Wartime Foresters

“The King’s Government call for lumber men and all skilled workmen not eligible for the Regiment or the Royal Naval Reserve for service in the forests of the United Kingdom.”call for foresters in evening telegram-7-apr-1917-heritage-nf

In World Wars I and II, Britain needed foresters. Lots of timber available, especially in Scotland, and both military and civilian need for lumber. But not enough people left in the UK with the necessary skills and strength to cut and mill it. That’s where Newfoundland, Canada and other British dominions came in: to provide the skilled labour.nfld-forestry-corps-scotland-wwi-heritage-nf

The Newfoundland Forestry Corps sent about 500 men overseas in 1917 to cut and mill wood. From 1939 to the end of WWII, the Newfoundland Overseas Forestry Unit sent about 3,680 men. They worked in Scotland, England and France.

nofu-badge-wwiiAccording to Neary and Baker (2010:9), “the largest single group of Newfoundlanders to go overseas during the Second World War did not go in uniform, but as members of the Newfoundland Forestry Unit.” In both wars, the forestry units were classified as civilian rather than military.

Foresters as Soldiers or Civilians

The same rules for recruitment applied in the Canadian Forestry Corps (CFC) but it was part of the Canadian Armed Forces. The CFC was created in 1916 and disbanded in 1920. It resumed service in 1939 to 1945.

The difference in civilian or military categorization didn’t matter at the time, but it did afterwards. In Newfoundland, men of the forestry units were not eligible for veterans’ benefits. The same was true for veterans of the Merchant Marine, a civilian unit responsible for keeping shipping channels safe for military and commercial vessels. Finally in 1962, the forestry units and Merchant Marine were recognized under the Civilian War Allowance Act. In 2000, their veterans received the same benefits as those of military branches.Nfld foresters nofu-log-loading-duthil-1944-ngb-chebucto

In both wars, many men left the forestry corps to sign up for combat units. Either they reached legal enlistment age or got the required education level. The war dragged on, and needed more and more fighting men. So the physical requirements changed. Men rejected earlier for combat due to maybe not meeting the height or eyesight standards became eligible.alfred-j-munnings-draft-horses-lumber-mill-in-the-forest-of-dreux-leicestergalleries-com

Lumbering was still needed too, however. So men continued to be recruited to replace those who had left. And there were injuries and deaths. It may not have been combat, but woodswork is dangerous. While working, 335 NOFU men were injured severely enough to be sent back home and 34 were killed. That’s one tenth. In WWI, 14 names are on the honour roll for the NFC.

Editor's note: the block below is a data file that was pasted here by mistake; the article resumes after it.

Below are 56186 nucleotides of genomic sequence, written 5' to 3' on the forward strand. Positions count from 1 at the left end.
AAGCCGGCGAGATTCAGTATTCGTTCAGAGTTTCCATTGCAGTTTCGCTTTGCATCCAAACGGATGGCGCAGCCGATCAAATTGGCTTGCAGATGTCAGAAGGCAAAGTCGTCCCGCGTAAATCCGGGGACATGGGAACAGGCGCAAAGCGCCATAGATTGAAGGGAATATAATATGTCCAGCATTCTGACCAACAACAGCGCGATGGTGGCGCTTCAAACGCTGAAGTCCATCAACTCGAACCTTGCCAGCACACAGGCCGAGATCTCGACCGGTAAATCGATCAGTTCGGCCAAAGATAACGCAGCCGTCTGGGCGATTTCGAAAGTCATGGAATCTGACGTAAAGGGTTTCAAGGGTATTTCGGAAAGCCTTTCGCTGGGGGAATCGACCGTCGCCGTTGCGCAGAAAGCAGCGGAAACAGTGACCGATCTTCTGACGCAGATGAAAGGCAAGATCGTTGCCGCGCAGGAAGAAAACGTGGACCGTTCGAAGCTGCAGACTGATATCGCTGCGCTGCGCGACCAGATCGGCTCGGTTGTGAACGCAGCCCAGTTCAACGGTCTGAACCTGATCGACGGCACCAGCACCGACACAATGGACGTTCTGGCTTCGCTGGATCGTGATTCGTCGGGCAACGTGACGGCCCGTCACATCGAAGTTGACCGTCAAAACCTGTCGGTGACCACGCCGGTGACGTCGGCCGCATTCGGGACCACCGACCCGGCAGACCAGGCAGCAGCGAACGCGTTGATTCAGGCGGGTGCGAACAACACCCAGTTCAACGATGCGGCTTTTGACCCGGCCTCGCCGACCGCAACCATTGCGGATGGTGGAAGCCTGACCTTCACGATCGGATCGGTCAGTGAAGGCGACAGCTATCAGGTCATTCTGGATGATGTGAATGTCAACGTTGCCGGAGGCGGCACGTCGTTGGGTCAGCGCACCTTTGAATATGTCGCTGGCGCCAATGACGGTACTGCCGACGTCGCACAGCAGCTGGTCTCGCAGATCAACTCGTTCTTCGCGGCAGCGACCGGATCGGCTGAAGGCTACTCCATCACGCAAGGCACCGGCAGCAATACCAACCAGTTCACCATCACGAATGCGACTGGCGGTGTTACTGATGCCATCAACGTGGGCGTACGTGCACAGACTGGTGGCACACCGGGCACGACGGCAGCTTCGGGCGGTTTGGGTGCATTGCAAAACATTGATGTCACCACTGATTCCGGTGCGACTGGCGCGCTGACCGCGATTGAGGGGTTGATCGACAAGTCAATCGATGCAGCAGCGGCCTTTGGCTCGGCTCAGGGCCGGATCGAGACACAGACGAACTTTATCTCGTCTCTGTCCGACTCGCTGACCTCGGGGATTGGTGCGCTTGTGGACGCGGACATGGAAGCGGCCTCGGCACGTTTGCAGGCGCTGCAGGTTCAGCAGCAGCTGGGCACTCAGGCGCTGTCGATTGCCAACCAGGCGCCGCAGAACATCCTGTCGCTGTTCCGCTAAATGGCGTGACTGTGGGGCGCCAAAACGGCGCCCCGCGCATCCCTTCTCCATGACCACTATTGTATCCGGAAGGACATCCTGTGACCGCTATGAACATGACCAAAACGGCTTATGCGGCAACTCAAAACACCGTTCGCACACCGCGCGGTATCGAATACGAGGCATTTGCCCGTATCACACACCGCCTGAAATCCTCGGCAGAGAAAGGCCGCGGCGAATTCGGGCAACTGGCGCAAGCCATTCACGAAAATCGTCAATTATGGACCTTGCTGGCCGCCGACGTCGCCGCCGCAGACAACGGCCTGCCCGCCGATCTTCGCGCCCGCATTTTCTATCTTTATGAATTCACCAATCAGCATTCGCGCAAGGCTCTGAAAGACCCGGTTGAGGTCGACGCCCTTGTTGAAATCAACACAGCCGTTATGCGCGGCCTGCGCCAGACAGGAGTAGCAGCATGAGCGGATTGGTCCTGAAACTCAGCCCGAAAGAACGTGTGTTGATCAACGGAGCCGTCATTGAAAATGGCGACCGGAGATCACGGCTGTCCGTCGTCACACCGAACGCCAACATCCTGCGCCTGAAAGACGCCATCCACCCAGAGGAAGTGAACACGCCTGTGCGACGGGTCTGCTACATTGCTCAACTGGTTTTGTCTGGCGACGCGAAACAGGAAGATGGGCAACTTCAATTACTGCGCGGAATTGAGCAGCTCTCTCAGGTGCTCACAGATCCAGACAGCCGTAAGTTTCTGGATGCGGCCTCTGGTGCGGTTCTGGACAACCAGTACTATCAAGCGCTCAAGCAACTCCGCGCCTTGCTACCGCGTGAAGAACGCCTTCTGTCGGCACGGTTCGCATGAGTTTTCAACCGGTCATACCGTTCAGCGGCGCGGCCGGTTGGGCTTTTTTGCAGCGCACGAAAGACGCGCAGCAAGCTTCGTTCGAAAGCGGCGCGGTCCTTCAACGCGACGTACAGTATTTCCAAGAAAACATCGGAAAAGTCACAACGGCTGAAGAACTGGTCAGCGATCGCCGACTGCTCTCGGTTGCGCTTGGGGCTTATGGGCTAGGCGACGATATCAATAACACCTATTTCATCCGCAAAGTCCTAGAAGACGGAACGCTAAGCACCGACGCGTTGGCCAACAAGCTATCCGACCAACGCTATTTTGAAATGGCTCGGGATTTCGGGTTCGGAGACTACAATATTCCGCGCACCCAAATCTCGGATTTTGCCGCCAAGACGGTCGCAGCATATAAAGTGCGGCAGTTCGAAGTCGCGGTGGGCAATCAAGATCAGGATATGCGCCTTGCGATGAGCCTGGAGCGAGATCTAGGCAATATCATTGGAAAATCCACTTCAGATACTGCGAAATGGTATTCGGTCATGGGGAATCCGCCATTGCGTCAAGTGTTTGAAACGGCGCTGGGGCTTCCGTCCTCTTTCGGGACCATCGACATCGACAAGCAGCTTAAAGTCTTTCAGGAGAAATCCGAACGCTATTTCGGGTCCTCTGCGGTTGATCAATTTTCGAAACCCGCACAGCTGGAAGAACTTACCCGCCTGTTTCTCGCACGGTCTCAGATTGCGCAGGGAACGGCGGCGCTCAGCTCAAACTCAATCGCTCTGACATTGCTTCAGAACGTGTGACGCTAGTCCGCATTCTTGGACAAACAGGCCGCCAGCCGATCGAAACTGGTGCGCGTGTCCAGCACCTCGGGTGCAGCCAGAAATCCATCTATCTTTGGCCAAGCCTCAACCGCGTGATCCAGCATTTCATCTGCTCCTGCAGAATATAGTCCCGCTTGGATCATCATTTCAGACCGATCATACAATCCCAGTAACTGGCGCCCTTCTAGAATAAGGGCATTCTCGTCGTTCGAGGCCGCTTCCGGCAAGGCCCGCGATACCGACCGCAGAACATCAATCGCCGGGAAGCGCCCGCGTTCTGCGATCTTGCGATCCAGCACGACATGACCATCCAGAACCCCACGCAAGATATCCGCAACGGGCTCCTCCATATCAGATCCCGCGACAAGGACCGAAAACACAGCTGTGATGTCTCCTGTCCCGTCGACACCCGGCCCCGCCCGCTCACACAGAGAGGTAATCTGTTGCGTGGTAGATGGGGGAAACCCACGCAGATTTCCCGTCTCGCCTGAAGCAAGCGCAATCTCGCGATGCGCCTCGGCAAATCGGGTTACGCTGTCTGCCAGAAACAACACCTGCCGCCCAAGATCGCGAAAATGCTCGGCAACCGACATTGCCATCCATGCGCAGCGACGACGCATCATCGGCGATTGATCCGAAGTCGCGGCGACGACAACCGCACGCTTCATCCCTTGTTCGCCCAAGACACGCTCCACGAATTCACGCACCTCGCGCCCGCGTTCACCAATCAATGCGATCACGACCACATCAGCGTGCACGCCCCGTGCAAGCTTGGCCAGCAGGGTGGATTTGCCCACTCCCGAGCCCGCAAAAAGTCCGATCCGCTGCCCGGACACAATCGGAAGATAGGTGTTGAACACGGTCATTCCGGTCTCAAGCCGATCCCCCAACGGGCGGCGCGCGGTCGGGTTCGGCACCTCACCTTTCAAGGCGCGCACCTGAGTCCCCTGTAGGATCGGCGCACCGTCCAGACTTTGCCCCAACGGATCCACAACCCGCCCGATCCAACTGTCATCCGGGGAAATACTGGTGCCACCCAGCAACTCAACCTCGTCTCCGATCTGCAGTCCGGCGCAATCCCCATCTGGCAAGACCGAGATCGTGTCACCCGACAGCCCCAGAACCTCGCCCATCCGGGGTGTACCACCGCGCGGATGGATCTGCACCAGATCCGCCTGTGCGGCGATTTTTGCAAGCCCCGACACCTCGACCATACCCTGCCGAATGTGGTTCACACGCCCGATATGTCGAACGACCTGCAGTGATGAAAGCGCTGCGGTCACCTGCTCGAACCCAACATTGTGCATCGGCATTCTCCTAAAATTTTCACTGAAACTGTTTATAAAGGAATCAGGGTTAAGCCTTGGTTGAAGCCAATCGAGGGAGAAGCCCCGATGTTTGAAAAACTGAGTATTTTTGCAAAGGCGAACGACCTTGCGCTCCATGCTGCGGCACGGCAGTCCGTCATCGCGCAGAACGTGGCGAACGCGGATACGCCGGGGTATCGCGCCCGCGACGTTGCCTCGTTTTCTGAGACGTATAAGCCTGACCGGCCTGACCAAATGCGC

2010 Peter Neary and Melvin Baker (eds.), Introduction, History of the Participation by Newfoundland in World War II, Allan M. Fraser (pdf)

The story of NOFU is in They Also Served by Tom Curran, St. John’s: Jesperson 1987. See Newfoundland’s Grand Banks for names, records and photographs from WWI and II.

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10 thoughts on “Wartime Foresters”

  1. I would like to get information about Raymond Hancock from Englee nl. I’m a very close relative

    1. Hi Wilmore, I found a Simon Raymond Hancock of NOFU on Canadian Fallen but it doesn’t say where he was from. I couldn’t find anything else, but maybe someone reading this can help out.

    1. Hi Jean, all I could find on him was on the NOFU page on Nfld Grand Banks site. It lists his residence as “Goulds, Brigus” and regiment number #3507. You likely know that, but maybe it will ring bells for someone reading. Hope so!

  2. My Grandfather was a member of the forest corps from Newfoundland durning WW2 , I have his logging lumber chart and his compass that he carried with him while he was overseas . I really can’t find a lot of information or pictures so it was great finding this story and the pictures

    1. Hi Sheila, I’m glad you saw this post then. I’ll think of your grandfather tomorrow, as I’m sure you’ll be doing too. Thanks for writing.

  3. One of my relatives was enlisted in the NOFU during WW1. His name was Obediah Cooper. Is there anywhere that a cap badge would be available for purchase.


    1. Hi David, I did a quick google and didn’t see any for sale. I see there is a NOFU Facebook page – maybe they could help in finding one. Good luck. The badge really is beautiful.

  4. Hello we are doing some research into members of our masonic lodge who joined before and during the first world war. There was a detachment of Canadian lumberjack stationed not far from the town of Forres. A number of them joined the lodge and we have a list of their names. Before they left they presented a ballot box which is still used. Just wondering if you could help with any info on the camp at slui, photos ect.

    1. Hi Allan, thank you for this information. According to the University of Edinburgh’s Scotland’s War, “early in June 1917 The Forres Gazette reported that ‘a party of about one hundred and fifty Canadian soldiers arrived at Forres by afternoon train’. Their destination was Sluie near to the Forres to Grantown Road.” Looks like it was 122 Company of the Canadian Forestry Corps based at Forres (Sluie). If that rings any bells for anyone, please do write!

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